Last week, New York City Ballet was back in Washington, D.C. for the company’s annual engagement at the Kennedy Center. This was on the heels of their grueling spring season at the Lincoln Center, which included the momentous Here/Now Festival. Still, the company looked spirited and strong. Over the course of NYCB’s seven-performance run at the Opera House, the dancing was universally impeccable – polished, committed and inspiring.
The first of the two mixed repertory programs presented during the run was simply golden. It included two pieces by George Balanchine: the effervescent and charming Square Dance and an exuberant firecracker, Tarantella. The program also featured two ballets that were new to Washington audiences: Alexei Ratmansky’s Odessa and Justin Peck’s Rodeo: Four Dance Episodes.
So far Ratmansky has created five ballets for NYCB; four of them – Russian Seasons (2006), Concerto DSCH (2008), Pictures at an Exhibition (2014) and Odessa (2017) – are set to the music by Russian composers. In his new work, Odessa, which NYCB premiered at the Here/Now festival in May, the choreographer returns to the oeuvre of his friend and collaborator, Leonid Desyatnikov, whose composition inspired the groundbreaking Russian Seasons. Yet unlike Russian Seasons, where the predominant mood is bright and uplifting, the eloquently bleak Odessa leaves you with a sense of tragedy and grief.
Odessa takes its title, and its inspiration, from the literary works of Isaac Babel (1894-1940), the Jewish writer who, like no one else before or after him, poeticized his native city – a port on the Black Sea, and “the most charming city of the Russian Empire.” His “Odessa Tales,” a set of exuberant novellas about Jewish gangsters, written in the 1920s, focused on the fast-moving life of the criminal world of Odessa. In 1990, Russian producer Alexander Zeldovich made a film, Sunset, based on the themes of Babel, for which Leonid Desyatnikov composed the music. A year later, the composer rearranged the film score as a symphonic suite titled “Sketches to Sunset;” and it is to this music Ratmansky has set his new ballet.
As with most of Ratmansky’s abstractions, the obvious question arises while watching Odessa: What is the story about? Part of the fascination and pleasure in watching Ratmansky’s works is trying to piece together narrative meaning from all the astonishing choreographic imagery that saturates his ballets.
On the surface, Odessa is an intimate portrayal of three couples entangled in their fierce and desperate games of love, deception and heartbreak. Their personal dilemmas are expressed in dramatic outbursts of passion and frustration, tenderness and violence.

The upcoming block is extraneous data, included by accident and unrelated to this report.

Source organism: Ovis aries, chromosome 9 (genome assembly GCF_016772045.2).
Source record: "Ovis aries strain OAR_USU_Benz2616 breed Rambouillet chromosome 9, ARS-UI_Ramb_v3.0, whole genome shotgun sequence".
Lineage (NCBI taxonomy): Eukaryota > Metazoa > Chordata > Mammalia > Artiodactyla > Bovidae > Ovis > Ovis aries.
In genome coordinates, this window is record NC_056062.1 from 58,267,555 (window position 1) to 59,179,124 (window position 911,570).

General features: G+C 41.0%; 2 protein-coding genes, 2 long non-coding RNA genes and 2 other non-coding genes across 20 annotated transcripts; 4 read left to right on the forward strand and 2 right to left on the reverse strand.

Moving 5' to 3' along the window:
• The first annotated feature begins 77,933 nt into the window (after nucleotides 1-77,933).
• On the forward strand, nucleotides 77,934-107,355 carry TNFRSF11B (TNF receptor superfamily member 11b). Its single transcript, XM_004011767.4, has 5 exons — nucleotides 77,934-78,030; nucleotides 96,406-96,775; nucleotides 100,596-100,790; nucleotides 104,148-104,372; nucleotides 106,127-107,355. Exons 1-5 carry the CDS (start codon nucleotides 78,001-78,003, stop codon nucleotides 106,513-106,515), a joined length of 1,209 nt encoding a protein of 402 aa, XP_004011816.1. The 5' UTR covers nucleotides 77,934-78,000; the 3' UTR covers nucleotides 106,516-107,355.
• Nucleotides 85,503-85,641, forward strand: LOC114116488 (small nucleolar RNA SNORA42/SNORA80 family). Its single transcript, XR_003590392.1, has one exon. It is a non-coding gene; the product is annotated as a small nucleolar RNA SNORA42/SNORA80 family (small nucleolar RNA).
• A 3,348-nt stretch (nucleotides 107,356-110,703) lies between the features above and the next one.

Yet deep down, Odessa is about an impending social crisis – the sunset of society, the end of an era. It’s about the approaching darkness and death; a glimpse at the post-Revolutionary Odessa descending into the deathly grip of Stalin’s terror, with its mass incarceration and murder. Babel himself fell victim to Stalin’s paranoia. He was imprisoned under false accusations of espionage and shot by a firing squad.
The ballet has a silent-movie feel to it and unfolds as a series of poignant, deeply theatrical vignettes, each conveying the emotional highs and lows of the three main couples and their romantic tensions, amplified by shadowy, rippling choreography for the six couples of the corps de ballet.
The costumes (by Keso Dekker, who also collaborated with Ratmansky on his Shostakovich Trilogy) are fetching. The men are dressed to impress, sporting silky black-and-white striped shirts and black pants; the leading women wear short sexy patterned dresses, each in a distinctive shade of blue, green, or amber; the female ensemble is clad in alluring black-and-red numbers with a deep back opening. The gorgeous lighting (by Mark Stanley), dominated by crimson red, manages to evoke both the ambiance of a fancy night club and the flaming colors of sunset. The music switches from aching melancholy to jovial bombast, mixing a variety of styles and textures, with echoes of Mahler, Stravinsky, tango and klezmer.
In the ballet’s opening scene, the three leading couples enter the stage one by one. One woman (Sara Mearns) slowly sinks into her partner’s lap, another (Ashley Bouder) lets herself be lifted and cradled by her lover (Taylor Stanley); and the third (Sterling Hyltin), overtaken by doubt, is visibly reluctant to submit to her mate (Joaquin de Luz).